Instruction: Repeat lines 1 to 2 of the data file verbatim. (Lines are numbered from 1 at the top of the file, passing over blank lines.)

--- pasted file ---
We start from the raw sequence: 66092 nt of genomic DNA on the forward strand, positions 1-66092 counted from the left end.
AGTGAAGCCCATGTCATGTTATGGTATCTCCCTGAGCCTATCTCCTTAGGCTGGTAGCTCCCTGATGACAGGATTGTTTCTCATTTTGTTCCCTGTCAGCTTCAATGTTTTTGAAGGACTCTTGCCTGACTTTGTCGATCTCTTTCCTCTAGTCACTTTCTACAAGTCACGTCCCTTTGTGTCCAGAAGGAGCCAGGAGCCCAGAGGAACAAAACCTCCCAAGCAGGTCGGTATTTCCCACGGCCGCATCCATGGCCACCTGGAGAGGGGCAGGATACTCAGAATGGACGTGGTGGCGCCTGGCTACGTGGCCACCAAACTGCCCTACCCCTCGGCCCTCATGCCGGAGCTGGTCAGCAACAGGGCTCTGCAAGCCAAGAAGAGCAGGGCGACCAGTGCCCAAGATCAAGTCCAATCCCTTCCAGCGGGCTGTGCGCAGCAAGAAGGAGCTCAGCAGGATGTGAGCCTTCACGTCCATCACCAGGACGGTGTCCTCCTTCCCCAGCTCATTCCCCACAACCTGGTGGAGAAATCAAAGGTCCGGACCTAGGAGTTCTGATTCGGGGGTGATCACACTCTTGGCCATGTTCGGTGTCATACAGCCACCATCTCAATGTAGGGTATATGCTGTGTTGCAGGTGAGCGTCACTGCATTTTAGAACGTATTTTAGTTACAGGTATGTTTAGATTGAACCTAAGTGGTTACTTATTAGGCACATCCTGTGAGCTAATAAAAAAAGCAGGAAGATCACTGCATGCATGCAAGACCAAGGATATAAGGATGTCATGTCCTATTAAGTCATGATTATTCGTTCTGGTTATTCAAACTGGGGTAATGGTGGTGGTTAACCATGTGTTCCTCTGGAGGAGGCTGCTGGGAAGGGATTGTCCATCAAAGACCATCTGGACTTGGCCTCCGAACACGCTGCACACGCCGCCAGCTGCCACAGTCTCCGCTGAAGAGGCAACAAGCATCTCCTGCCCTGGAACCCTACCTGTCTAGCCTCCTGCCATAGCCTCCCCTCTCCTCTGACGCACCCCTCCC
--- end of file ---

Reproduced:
We start from the raw sequence: 66092 nt of genomic DNA on the forward strand, positions 1-66092 counted from the left end.
AGTGAAGCCCATGTCATGTTATGGTATCTCCCTGAGCCTATCTCCTTAGGCTGGTAGCTCCCTGATGACAGGATTGTTTCTCATTTTGTTCCCTGTCAGCTTCAATGTTTTTGAAGGACTCTTGCCTGACTTTGTCGATCTCTTTCCTCTAGTCACTTTCTACAAGTCACGTCCCTTTGTGTCCAGAAGGAGCCAGGAGCCCAGAGGAACAAAACCTCCCAAGCAGGTCGGTATTTCCCACGGCCGCATCCATGGCCACCTGGAGAGGGGCAGGATACTCAGAATGGACGTGGTGGCGCCTGGCTACGTGGCCACCAAACTGCCCTACCCCTCGGCCCTCATGCCGGAGCTGGTCAGCAACAGGGCTCTGCAAGCCAAGAAGAGCAGGGCGACCAGTGCCCAAGATCAAGTCCAATCCCTTCCAGCGGGCTGTGCGCAGCAAGAAGGAGCTCAGCAGGATGTGAGCCTTCACGTCCATCACCAGGACGGTGTCCTCCTTCCCCAGCTCATTCCCCACAACCTGGTGGAGAAATCAAAGGTCCGGACCTAGGAGTTCTGATTCGGGGGTGATCACACTCTTGGCCATGTTCGGTGTCATACAGCCACCATCTCAATGTAGGGTATATGCTGTGTTGCAGGTGAGCGTCACTGCATTTTAGAACGTATTTTAGTTACAGGTATGTTTAGATTGAACCTAAGTGGTTACTTATTAGGCACATCCTGTGAGCTAATAAAAAAAGCAGGAAGATCACTGCATGCATGCAAGACCAAGGATATAAGGATGTCATGTCCTATTAAGTCATGATTATTCGTTCTGGTTATTCAAACTGGGGTAATGGTGGTGGTTAACCATGTGTTCCTCTGGAGGAGGCTGCTGGGAAGGGATTGTCCATCAAAGACCATCTGGACTTGGCCTCCGAACACGCTGCACACGCCGCCAGCTGCCACAGTCTCCGCTGAAGAGGCAACAAGCATCTCCTGCCCTGGAACCCTACCTGTCTAGCCTCCTGCCATAGCCTCCCCTCTCCTCTGACGCACCCCTCCC